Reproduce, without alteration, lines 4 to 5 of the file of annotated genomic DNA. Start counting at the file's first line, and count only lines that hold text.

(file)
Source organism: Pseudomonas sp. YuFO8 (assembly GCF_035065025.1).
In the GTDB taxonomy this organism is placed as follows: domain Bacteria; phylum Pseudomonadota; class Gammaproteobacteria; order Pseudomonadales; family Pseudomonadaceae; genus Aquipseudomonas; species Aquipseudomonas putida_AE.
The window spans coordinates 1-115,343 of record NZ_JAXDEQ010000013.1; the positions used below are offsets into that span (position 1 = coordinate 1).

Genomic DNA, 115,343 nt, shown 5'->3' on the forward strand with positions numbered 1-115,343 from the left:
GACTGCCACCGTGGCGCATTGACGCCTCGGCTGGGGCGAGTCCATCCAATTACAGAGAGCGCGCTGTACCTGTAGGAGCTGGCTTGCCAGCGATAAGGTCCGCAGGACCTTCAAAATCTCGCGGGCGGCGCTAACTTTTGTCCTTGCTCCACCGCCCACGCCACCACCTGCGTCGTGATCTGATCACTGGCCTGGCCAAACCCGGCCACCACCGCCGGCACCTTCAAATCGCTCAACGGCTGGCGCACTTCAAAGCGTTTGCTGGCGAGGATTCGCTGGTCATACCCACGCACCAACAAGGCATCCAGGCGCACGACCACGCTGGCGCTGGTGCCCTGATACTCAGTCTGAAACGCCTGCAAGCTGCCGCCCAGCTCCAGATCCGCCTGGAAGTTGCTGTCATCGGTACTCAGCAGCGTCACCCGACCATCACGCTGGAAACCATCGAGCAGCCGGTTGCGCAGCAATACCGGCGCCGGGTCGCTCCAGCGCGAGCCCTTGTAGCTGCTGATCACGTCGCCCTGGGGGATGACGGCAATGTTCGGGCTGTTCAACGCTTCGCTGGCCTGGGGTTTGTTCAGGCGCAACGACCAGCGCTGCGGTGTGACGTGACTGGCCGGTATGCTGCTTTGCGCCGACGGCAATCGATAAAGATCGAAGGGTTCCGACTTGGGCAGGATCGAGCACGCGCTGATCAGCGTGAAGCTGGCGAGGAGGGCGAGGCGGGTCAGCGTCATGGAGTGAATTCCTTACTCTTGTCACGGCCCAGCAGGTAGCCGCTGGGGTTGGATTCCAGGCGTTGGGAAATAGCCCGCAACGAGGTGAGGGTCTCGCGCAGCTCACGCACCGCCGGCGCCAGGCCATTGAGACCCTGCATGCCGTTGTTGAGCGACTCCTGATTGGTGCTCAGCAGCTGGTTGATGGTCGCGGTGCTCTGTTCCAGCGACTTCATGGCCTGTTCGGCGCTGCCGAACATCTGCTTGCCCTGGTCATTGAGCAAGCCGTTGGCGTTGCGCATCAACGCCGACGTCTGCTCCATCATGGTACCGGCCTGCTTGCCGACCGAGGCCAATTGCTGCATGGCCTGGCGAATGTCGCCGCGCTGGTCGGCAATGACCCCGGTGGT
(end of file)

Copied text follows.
Genomic DNA, 115,343 nt, shown 5'->3' on the forward strand with positions numbered 1-115,343 from the left:
GACTGCCACCGTGGCGCATTGACGCCTCGGCTGGGGCGAGTCCATCCAATTACAGAGAGCGCGCTGTACCTGTAGGAGCTGGCTTGCCAGCGATAAGGTCCGCAGGACCTTCAAAATCTCGCGGGCGGCGCTAACTTTTGTCCTTGCTCCACCGCCCACGCCACCACCTGCGTCGTGATCTGATCACTGGCCTGGCCAAACCCGGCCACCACCGCCGGCACCTTCAAATCGCTCAACGGCTGGCGCACTTCAAAGCGTTTGCTGGCGAGGATTCGCTGGTCATACCCACGCACCAACAAGGCATCCAGGCGCACGACCACGCTGGCGCTGGTGCCCTGATACTCAGTCTGAAACGCCTGCAAGCTGCCGCCCAGCTCCAGATCCGCCTGGAAGTTGCTGTCATCGGTACTCAGCAGCGTCACCCGACCATCACGCTGGAAACCATCGAGCAGCCGGTTGCGCAGCAATACCGGCGCCGGGTCGCTCCAGCGCGAGCCCTTGTAGCTGCTGATCACGTCGCCCTGGGGGATGACGGCAATGTTCGGGCTGTTCAACGCTTCGCTGGCCTGGGGTTTGTTCAGGCGCAACGACCAGCGCTGCGGTGTGACGTGACTGGCCGGTATGCTGCTTTGCGCCGACGGCAATCGATAAAGATCGAAGGGTTCCGACTTGGGCAGGATCGAGCACGCGCTGATCAGCGTGAAGCTGGCGAGGAGGGCGAGGCGGGTCAGCGTCATGGAGTGAATTCCTTACTCTTGTCACGGCCCAGCAGGTAGCCGCTGGGGTTGGATTCCAGGCGTTGGGAAATAGCCCGCAACGAGGTGAGGGTCTCGCGCAGCTCACGCACCGCCGGCGCCAGGCCATTGAGACCCTGCATGCCGTTGTTGAGCGACTCCTGATTGGTGCTCAGCAGCTGGTTGATGGTCGCGGTGCTCTGTTCCAGCGACTTCATGGCCTGTTCGGCGCTGCCGAACATCTGCTTGCCCTGGTCATTGAGCAAGCCGTTGGCGTTGCGCATCAACGCCGACGTCTGCTCCATCATGGTACCGGCCTGCTTGCCGACCGAGGCCAATTGCTGCATGGCCTGGCGAATGTCGCCGCGCTGGTCGGCAATGACCCCGGTGGT